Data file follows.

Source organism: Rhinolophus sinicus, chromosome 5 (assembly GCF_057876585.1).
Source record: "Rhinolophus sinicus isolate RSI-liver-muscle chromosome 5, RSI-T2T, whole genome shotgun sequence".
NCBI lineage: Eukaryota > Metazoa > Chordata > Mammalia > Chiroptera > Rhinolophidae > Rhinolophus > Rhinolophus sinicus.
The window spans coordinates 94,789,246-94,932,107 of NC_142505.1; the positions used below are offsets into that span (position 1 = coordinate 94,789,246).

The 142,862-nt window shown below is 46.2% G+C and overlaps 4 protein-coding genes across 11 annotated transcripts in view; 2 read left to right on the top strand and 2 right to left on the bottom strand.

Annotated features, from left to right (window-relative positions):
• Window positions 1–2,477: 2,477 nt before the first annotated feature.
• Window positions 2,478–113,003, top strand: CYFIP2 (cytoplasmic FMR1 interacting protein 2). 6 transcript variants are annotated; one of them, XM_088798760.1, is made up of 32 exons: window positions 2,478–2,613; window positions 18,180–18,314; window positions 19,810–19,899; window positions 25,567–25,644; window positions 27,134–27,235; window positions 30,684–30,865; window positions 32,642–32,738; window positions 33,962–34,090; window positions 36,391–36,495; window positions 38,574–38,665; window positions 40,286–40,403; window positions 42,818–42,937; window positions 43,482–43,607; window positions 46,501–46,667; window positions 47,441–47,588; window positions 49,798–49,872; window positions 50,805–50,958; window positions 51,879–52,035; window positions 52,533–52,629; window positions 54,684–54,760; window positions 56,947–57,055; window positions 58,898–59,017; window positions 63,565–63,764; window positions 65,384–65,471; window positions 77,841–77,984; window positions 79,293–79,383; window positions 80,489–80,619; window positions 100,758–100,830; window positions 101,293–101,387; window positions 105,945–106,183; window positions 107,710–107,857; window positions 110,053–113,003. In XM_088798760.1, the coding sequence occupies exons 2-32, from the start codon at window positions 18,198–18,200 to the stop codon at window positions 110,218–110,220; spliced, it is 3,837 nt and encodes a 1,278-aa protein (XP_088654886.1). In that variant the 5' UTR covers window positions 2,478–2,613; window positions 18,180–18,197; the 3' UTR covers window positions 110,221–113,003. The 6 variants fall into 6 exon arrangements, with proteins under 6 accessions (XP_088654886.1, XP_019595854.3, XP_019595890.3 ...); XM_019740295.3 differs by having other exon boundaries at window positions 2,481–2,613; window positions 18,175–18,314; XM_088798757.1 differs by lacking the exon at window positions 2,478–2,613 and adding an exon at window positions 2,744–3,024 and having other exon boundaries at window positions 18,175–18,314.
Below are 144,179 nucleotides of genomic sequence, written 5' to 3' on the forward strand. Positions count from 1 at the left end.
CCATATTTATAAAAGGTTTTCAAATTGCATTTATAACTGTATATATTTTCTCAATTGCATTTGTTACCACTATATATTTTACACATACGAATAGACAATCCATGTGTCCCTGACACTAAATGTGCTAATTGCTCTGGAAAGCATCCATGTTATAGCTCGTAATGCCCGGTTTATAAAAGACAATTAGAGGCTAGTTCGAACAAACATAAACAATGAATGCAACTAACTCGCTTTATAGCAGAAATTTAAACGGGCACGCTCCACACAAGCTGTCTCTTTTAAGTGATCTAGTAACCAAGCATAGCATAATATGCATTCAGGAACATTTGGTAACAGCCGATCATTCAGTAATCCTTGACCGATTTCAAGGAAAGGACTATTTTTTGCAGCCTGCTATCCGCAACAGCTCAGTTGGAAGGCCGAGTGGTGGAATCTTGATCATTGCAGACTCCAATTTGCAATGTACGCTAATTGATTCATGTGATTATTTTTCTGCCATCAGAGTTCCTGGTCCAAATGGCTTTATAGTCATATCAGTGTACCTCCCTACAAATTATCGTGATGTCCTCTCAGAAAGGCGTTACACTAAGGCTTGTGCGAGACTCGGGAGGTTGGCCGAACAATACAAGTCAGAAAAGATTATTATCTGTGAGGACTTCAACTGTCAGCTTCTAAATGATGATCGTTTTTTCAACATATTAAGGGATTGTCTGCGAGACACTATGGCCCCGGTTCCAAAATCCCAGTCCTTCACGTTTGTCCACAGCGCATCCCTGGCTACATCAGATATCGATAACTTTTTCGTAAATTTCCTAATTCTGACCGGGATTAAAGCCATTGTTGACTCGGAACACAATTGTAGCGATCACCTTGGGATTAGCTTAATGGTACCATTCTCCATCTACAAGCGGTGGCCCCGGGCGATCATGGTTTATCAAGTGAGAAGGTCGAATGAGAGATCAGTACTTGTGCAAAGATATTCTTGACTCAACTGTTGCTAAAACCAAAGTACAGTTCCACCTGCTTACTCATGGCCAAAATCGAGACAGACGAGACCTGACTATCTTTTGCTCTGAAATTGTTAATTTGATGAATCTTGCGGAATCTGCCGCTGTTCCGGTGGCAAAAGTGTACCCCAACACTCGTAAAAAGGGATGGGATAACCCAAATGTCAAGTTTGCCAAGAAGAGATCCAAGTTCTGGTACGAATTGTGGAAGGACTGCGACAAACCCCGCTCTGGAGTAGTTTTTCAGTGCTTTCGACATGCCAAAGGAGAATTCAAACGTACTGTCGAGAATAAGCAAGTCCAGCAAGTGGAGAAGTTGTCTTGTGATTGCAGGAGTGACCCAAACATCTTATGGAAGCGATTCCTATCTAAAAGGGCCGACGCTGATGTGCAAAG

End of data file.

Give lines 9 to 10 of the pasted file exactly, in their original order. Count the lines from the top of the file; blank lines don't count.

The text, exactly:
Below are 144,179 nucleotides of genomic sequence, written 5' to 3' on the forward strand. Positions count from 1 at the left end.
CCATATTTATAAAAGGTTTTCAAATTGCATTTATAACTGTATATATTTTCTCAATTGCATTTGTTACCACTATATATTTTACACATACGAATAGACAATCCATGTGTCCCTGACACTAAATGTGCTAATTGCTCTGGAAAGCATCCATGTTATAGCTCGTAATGCCCGGTTTATAAAAGACAATTAGAGGCTAGTTCGAACAAACATAAACAATGAATGCAACTAACTCGCTTTATAGCAGAAATTTAAACGGGCACGCTCCACACAAGCTGTCTCTTTTAAGTGATCTAGTAACCAAGCATAGCATAATATGCATTCAGGAACATTTGGTAACAGCCGATCATTCAGTAATCCTTGACCGATTTCAAGGAAAGGACTATTTTTTGCAGCCTGCTATCCGCAACAGCTCAGTTGGAAGGCCGAGTGGTGGAATCTTGATCATTGCAGACTCCAATTTGCAATGTACGCTAATTGATTCATGTGATTATTTTTCTGCCATCAGAGTTCCTGGTCCAAATGGCTTTATAGTCATATCAGTGTACCTCCCTACAAATTATCGTGATGTCCTCTCAGAAAGGCGTTACACTAAGGCTTGTGCGAGACTCGGGAGGTTGGCCGAACAATACAAGTCAGAAAAGATTATTATCTGTGAGGACTTCAACTGTCAGCTTCTAAATGATGATCGTTTTTTCAACATATTAAGGGATTGTCTGCGAGACACTATGGCCCCGGTTCCAAAATCCCAGTCCTTCACGTTTGTCCACAGCGCATCCCTGGCTACATCAGATATCGATAACTTTTTCGTAAATTTCCTAATTCTGACCGGGATTAAAGCCATTGTTGACTCGGAACACAATTGTAGCGATCACCTTGGGATTAGCTTAATGGTACCATTCTCCATCTACAAGCGGTGGCCCCGGGCGATCATGGTTTATCAAGTGAGAAGGTCGAATGAGAGATCAGTACTTGTGCAAAGATATTCTTGACTCAACTGTTGCTAAAACCAAAGTACAGTTCCACCTGCTTACTCATGGCCAAAATCGAGACAGACGAGACCTGACTATCTTTTGCTCTGAAATTGTTAATTTGATGAATCTTGCGGAATCTGCCGCTGTTCCGGTGGCAAAAGTGTACCCCAACACTCGTAAAAAGGGATGGGATAACCCAAATGTCAAGTTTGCCAAGAAGAGATCCAAGTTCTGGTACGAATTGTGGAAGGACTGCGACAAACCCCGCTCTGGAGTAGTTTTTCAGTGCTTTCGACATGCCAAAGGAGAATTCAAACGTACTGTCGAGAATAAGCAAGTCCAGCAAGTGGAGAAGTTGTCTTGTGATTGCAGGAGTGACCCAAACATCTTATGGAAGCGATTCCTATCTAAAAGGGCCGACGCTGATGTGCAAAG